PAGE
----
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oistrakh93

Fake Roger Hargrave on Ebay

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Steps to prevent this in the future:

 

1.  File for a federal trademark (I can help with this)

2.  Register with eBay's VeRO Program (Verified Rights Owner) (After the trademark registers)

3.  Shut down any eBay auction selling fakes with a few clicks of the mouse.

 

This would be a country by country thing. A USA trademark will only be enough to shut down eBay.com listings or international listings that the seller selects to be available to USA buyers. To shut down an ebay.de auction, you'd need a trademark registered in Germany etc. etc.

 

The filing fee at the US trademark office is $225.

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Sorry guys but apart from this being Roger Hargrave, what exactly is the difference between this ad and all the other dodgy items? The advertiser starts the bid at 99 cents, doesn't offer a certificate and doesn't say 'by' Roger Hargrave.  

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As long as a maker is alive he can fight this sort of thing, but eventually we might as well give up.  Every maker of any merit at all has stuff attributed to him eventually.  In a way it is a badge of honor.  It will be interesting to see who among our current lot of fine makers gets "the treatment" most.   

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Sorry guys but apart from this being Roger Hargrave, what exactly is the difference between this ad and all the other dodgy items? The advertiser starts the bid at 99 cents, doesn't offer a certificate and doesn't say 'by' Roger Hargrave.  

I think the difference is that a living maker can successfully sue a dealer for "passing off" if they can prove that they have informed said dealer that the item isn't authentic. 

Otherwise no difference ...

Although I understand that it must be very shocking for a maker to see their name abused in this manner, I also think it's a it of a storm in a teacup.

However, there are out and out crooks in the violin trade who routinely re-label relatively worthless violins. These people are bottom-feeders of the worst sort, and when they make the mistake of selling something like this, they are briefly exposed - it's a good opportunity to take them to the cleaners if you were so inclined.

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I think the difference is that a living maker can successfully sue a dealer for "passing off" if they can prove that they have informed said dealer that the item isn't authentic. 

Otherwise no difference ...

Although I understand that it must be very shocking for a maker to see their name abused in this manner, I also think it's a it of a storm in a teacup.

However, there are out and out crooks in the violin trade who routinely re-label relatively worthless violins. These people are bottom-feeders of the worst sort, and when they make the mistake of selling something like this, they are briefly exposed - it's a good opportunity to take them to the cleaners if you were so inclined.

Thanks for clearing that up. I guess that you need to spot that the seller has a recognisable business otherwise you are chasing shadows. I doubt that Roger Hargrave is the only live maker being ripped off, there are lots of violins out there on ebay with modern Italian labels.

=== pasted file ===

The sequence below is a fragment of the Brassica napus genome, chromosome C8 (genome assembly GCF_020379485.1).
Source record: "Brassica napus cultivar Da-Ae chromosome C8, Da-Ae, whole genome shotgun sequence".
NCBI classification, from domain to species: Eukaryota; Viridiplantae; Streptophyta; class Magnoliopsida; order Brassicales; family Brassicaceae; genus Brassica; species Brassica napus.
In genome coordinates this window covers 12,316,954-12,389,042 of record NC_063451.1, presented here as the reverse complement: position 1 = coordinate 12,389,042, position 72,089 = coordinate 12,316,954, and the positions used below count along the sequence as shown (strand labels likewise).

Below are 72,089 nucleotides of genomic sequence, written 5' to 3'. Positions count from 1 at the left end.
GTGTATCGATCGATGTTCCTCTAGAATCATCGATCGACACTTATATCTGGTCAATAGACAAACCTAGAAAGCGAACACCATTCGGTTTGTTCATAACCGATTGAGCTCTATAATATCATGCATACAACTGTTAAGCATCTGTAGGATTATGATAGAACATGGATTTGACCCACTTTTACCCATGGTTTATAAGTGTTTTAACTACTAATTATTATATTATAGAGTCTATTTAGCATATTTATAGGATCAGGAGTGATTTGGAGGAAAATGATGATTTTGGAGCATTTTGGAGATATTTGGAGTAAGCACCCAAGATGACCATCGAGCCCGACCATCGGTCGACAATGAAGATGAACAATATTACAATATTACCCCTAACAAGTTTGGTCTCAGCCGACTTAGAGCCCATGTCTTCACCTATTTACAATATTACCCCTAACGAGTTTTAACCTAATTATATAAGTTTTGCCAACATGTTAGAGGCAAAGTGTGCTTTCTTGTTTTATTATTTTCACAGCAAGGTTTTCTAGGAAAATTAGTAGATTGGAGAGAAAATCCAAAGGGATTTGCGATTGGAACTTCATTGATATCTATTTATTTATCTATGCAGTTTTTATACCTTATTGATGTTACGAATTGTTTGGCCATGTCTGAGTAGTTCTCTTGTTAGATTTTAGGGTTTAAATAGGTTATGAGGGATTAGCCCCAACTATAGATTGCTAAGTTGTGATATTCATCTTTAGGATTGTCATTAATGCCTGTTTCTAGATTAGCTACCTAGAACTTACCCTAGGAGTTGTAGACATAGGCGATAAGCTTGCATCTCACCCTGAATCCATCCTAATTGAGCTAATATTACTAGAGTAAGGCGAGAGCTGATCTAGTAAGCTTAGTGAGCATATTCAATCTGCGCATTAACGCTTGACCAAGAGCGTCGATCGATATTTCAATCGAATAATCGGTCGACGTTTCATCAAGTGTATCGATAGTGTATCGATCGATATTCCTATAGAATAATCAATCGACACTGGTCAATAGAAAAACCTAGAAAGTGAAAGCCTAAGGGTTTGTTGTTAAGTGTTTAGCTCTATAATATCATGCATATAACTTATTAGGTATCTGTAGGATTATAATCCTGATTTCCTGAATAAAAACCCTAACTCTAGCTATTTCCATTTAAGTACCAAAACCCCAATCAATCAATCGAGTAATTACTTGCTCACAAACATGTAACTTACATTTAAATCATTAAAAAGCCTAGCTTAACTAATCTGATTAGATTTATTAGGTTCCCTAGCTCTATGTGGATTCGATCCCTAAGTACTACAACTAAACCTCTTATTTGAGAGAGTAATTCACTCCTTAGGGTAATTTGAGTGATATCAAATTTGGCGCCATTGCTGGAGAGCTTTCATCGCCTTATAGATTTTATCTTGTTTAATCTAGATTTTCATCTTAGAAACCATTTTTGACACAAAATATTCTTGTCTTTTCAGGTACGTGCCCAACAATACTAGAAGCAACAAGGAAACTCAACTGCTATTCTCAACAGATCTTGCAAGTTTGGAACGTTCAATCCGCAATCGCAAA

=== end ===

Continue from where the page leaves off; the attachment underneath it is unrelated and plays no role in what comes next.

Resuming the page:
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It's often many months before people discover what they really have ...

I suppose that that could be the one redeaming feature of Ebay. Once it has finaly dawned upon one, that the „steal“ one purportedly made, is actually just fake trash, one can simply just post it oneself, in the hope of finding the famous „greater idiot". In a logical world, the „smart money“ should buy shares in the US Postal Service, although I’m told the Yanks even manage to run that at a loss.

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About 10 minutes after this came up on eBay I sent photos to Roger so he is aware of it. And yes this does appear to be the same violin that was posted a couple years ago. I even messaged the seller three times and he never responded.

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Speaking of Roger, how the heck is he? I've tried to reach out over the past year a few times but haven't heard back. Roger if your are listening I hope you are doing well!

 

Cheers

 

Chris 

Roger logged in to MN about a week ago.

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The item's been utterly removed.  Did anyone get the seller's ID?  Please PM me with it if you did. Probably just one of a hundred sockpuppets, but I like to keep a list of sellers to avoid (and before someone makes the suggestion, "All of them" doesn't work for me  :P ).

 

 

You are serious?

It's often many months before people discover what they really have ...

That can work both ways.  It took me years (much of it spent learning from MN) to discover that some of my "rubbish" was frighteningly valuable after all.  Luckily, I'd already fixed those by then, had no disasters with them, and had hung on to them because they played well and sounded beautiful.  :)  If I'd known what they were to begin with, they might still be sitting in pieces.  :lol:

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